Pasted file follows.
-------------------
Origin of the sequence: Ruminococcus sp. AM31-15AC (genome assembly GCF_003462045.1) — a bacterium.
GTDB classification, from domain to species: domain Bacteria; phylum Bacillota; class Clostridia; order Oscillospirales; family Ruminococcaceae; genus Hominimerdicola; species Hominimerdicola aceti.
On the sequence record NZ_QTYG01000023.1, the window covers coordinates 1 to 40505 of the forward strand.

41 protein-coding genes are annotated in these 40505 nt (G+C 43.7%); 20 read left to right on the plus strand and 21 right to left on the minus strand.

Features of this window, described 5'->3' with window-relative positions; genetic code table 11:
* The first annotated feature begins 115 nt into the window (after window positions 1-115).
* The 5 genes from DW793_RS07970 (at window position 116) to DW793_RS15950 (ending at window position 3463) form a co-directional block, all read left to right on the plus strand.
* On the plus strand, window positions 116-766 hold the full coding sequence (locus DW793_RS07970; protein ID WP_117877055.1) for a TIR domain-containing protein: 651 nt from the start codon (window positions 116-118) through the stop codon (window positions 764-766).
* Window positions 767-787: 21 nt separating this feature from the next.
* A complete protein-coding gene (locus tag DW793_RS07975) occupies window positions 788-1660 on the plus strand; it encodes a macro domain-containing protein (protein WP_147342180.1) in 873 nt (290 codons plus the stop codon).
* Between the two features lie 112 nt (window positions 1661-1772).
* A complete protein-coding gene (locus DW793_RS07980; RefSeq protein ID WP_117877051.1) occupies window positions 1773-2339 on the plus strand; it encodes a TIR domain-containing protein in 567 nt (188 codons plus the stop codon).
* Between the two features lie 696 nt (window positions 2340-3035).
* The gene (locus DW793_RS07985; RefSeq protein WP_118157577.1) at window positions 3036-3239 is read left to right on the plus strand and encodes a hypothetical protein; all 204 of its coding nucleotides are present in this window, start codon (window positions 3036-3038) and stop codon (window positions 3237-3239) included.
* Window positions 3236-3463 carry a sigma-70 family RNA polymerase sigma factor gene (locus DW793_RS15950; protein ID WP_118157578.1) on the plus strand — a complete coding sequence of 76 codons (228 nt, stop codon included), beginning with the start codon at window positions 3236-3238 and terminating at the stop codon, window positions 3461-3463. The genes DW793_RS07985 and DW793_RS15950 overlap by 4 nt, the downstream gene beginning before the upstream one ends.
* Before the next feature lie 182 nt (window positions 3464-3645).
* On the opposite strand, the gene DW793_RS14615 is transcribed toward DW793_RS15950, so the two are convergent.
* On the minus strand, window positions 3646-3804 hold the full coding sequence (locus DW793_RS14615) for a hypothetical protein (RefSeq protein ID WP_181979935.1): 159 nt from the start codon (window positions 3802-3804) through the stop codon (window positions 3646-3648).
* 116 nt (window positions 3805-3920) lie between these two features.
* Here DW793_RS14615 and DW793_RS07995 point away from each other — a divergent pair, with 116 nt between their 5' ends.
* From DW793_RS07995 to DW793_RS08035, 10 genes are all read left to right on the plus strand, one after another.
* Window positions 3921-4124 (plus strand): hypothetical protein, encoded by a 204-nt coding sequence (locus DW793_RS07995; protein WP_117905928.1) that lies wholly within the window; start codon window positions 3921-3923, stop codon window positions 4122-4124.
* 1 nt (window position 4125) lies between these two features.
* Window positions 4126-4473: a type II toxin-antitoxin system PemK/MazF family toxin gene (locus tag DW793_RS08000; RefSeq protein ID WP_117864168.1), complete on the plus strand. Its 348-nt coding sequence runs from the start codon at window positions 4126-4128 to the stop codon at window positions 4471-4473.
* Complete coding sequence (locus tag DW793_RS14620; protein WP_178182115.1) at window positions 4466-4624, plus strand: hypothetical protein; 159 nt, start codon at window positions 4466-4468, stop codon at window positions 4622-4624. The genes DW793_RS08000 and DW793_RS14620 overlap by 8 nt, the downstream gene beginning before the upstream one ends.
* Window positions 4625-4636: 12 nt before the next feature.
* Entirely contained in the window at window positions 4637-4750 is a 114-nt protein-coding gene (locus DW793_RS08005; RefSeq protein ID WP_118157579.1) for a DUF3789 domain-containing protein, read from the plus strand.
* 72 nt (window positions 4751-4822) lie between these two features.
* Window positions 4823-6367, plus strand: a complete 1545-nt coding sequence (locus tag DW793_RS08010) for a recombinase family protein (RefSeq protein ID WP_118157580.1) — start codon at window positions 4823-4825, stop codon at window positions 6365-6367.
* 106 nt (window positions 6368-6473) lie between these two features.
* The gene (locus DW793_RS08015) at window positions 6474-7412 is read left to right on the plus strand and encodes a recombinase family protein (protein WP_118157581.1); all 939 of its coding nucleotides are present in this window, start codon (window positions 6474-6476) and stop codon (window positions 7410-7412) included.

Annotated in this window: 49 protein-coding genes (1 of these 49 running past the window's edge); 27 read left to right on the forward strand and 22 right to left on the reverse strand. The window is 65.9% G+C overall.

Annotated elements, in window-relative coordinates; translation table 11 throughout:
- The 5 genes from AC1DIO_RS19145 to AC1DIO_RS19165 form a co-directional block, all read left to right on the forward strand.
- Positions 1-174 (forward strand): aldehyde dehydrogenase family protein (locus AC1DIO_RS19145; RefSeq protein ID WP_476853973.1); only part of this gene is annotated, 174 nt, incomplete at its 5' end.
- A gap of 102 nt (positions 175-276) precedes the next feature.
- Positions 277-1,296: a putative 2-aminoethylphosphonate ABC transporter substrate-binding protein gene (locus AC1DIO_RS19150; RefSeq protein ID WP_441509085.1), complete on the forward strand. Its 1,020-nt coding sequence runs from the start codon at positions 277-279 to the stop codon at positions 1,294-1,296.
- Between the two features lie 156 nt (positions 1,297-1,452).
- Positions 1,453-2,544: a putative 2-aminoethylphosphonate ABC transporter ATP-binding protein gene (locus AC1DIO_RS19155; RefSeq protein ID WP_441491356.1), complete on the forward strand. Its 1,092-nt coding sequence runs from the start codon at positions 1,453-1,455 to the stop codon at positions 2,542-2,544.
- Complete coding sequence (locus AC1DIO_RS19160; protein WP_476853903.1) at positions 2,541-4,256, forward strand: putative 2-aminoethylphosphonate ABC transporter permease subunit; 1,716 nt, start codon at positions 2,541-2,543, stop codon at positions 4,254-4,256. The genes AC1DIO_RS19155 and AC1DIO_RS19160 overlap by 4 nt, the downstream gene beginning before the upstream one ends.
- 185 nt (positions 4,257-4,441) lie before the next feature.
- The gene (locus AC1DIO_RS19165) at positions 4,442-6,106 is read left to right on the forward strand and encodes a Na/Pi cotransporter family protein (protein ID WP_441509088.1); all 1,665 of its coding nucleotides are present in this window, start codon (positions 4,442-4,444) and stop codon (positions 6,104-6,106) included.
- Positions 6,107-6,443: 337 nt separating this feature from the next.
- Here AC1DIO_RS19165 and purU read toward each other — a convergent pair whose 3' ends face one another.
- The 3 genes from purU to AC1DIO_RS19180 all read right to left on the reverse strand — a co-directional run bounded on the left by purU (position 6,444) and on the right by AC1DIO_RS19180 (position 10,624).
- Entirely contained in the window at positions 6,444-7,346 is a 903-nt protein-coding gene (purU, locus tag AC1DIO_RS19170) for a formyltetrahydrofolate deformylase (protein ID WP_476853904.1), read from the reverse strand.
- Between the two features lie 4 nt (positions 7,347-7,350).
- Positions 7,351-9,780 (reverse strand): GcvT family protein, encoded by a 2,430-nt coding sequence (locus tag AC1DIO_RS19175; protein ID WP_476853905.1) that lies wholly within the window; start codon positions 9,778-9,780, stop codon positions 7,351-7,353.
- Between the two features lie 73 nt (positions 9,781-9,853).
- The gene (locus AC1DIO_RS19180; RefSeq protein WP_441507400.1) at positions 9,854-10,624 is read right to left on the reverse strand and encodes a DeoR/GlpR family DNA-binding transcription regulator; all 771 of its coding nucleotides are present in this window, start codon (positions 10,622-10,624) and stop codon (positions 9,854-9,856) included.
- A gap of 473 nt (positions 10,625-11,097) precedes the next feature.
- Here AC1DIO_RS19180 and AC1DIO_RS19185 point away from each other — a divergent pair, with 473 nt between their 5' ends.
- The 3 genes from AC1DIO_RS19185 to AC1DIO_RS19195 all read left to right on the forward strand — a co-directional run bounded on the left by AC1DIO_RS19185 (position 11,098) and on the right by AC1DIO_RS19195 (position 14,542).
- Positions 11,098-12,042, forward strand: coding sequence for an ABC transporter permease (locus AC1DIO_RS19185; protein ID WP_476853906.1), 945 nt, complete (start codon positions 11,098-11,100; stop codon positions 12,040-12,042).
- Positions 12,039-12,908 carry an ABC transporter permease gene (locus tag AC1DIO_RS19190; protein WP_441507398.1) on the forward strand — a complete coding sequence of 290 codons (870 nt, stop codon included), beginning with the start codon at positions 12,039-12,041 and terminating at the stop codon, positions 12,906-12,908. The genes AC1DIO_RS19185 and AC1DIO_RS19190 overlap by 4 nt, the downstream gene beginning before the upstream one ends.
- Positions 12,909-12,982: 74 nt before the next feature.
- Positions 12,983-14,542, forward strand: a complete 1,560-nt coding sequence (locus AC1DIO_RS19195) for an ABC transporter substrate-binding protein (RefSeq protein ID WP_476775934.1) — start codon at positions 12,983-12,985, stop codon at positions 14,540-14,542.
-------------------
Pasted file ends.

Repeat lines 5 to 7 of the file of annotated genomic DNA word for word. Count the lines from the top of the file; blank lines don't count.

Features of this window, described 5'->3' with window-relative positions; genetic code table 11:
* The first annotated feature begins 115 nt into the window (after window positions 1-115).
* The 5 genes from DW793_RS07970 (at window position 116) to DW793_RS15950 (ending at window position 3463) form a co-directional block, all read left to right on the plus strand.